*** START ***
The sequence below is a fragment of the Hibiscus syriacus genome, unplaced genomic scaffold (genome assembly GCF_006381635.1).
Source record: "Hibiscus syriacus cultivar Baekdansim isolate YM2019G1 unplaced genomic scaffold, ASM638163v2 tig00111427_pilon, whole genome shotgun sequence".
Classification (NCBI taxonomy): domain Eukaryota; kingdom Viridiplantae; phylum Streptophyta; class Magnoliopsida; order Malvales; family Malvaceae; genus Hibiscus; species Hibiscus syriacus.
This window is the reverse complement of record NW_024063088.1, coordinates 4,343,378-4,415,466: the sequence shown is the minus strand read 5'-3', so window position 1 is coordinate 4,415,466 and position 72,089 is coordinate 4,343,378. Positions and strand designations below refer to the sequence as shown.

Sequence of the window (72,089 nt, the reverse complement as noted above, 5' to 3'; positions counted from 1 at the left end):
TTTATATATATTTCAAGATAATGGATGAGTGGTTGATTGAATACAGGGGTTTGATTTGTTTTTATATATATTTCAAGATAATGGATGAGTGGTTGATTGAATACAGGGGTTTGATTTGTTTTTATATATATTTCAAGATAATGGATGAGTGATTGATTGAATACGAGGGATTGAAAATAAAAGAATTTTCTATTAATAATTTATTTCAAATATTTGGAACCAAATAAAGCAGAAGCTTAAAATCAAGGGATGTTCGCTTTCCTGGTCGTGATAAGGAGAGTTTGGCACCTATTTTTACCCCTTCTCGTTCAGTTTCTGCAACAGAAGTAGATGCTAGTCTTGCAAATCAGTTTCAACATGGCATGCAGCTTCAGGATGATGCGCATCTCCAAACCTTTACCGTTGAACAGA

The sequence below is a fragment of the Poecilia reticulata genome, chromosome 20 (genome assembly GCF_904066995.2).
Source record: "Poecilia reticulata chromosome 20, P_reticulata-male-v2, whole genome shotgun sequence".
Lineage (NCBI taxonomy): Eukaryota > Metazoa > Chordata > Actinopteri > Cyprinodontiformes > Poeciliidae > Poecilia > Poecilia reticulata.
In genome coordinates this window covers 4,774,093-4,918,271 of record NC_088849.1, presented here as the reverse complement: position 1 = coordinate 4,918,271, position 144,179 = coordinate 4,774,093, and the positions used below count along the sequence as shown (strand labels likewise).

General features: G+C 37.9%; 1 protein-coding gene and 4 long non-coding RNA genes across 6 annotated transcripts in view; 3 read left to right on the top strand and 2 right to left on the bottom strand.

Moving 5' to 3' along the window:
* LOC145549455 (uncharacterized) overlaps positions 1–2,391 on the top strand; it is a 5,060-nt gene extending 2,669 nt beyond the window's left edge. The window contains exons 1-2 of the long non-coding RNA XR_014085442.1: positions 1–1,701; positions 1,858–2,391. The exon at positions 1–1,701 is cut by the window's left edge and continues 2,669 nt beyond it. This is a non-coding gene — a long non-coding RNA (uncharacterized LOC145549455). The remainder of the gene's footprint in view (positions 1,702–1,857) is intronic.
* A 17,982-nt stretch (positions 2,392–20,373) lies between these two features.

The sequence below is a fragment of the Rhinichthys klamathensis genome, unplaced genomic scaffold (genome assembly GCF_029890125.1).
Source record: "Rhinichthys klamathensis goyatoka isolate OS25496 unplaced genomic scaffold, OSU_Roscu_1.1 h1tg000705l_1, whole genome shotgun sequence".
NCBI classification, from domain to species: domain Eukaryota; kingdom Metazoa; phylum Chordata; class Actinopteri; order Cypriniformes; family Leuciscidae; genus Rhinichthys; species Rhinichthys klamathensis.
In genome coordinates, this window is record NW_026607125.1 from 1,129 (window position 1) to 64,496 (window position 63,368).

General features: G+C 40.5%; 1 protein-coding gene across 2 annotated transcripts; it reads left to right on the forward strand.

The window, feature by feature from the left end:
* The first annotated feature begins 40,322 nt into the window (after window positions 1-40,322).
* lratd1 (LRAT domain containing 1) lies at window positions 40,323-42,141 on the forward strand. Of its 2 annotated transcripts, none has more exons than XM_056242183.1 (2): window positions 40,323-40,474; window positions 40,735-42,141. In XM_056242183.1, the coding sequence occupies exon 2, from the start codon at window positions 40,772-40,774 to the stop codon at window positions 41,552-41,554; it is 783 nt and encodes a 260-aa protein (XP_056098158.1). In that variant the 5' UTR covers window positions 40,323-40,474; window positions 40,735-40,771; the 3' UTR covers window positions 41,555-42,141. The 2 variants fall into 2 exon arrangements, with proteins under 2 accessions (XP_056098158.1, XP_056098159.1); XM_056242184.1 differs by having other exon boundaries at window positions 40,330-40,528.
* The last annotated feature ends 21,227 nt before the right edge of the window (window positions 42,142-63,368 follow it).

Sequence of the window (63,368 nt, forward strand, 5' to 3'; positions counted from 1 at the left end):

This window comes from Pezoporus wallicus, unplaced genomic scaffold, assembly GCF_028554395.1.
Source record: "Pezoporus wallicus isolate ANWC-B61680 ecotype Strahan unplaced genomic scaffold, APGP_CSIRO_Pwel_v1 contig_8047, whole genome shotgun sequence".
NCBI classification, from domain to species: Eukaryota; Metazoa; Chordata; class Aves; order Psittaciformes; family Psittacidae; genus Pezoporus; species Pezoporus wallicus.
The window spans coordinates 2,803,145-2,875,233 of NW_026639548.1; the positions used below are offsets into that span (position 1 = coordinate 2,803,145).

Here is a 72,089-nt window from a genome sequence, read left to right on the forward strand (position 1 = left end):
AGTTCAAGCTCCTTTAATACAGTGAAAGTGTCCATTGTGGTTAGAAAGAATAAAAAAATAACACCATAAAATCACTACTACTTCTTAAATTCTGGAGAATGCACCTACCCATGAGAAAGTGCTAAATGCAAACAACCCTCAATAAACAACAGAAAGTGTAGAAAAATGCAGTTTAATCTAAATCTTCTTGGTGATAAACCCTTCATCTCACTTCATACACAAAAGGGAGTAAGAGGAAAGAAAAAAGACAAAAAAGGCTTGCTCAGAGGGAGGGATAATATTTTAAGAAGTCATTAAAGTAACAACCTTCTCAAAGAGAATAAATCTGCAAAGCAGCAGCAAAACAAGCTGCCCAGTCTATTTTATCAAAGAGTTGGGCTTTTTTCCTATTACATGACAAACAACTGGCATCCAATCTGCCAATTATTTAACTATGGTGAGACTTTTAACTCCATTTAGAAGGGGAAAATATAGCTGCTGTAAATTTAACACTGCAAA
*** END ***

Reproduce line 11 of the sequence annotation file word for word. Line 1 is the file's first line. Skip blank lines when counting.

General features: G+C 37.9%; 1 protein-coding gene and 4 long non-coding RNA genes across 6 annotated transcripts in view; 3 read left to right on the top strand and 2 right to left on the bottom strand.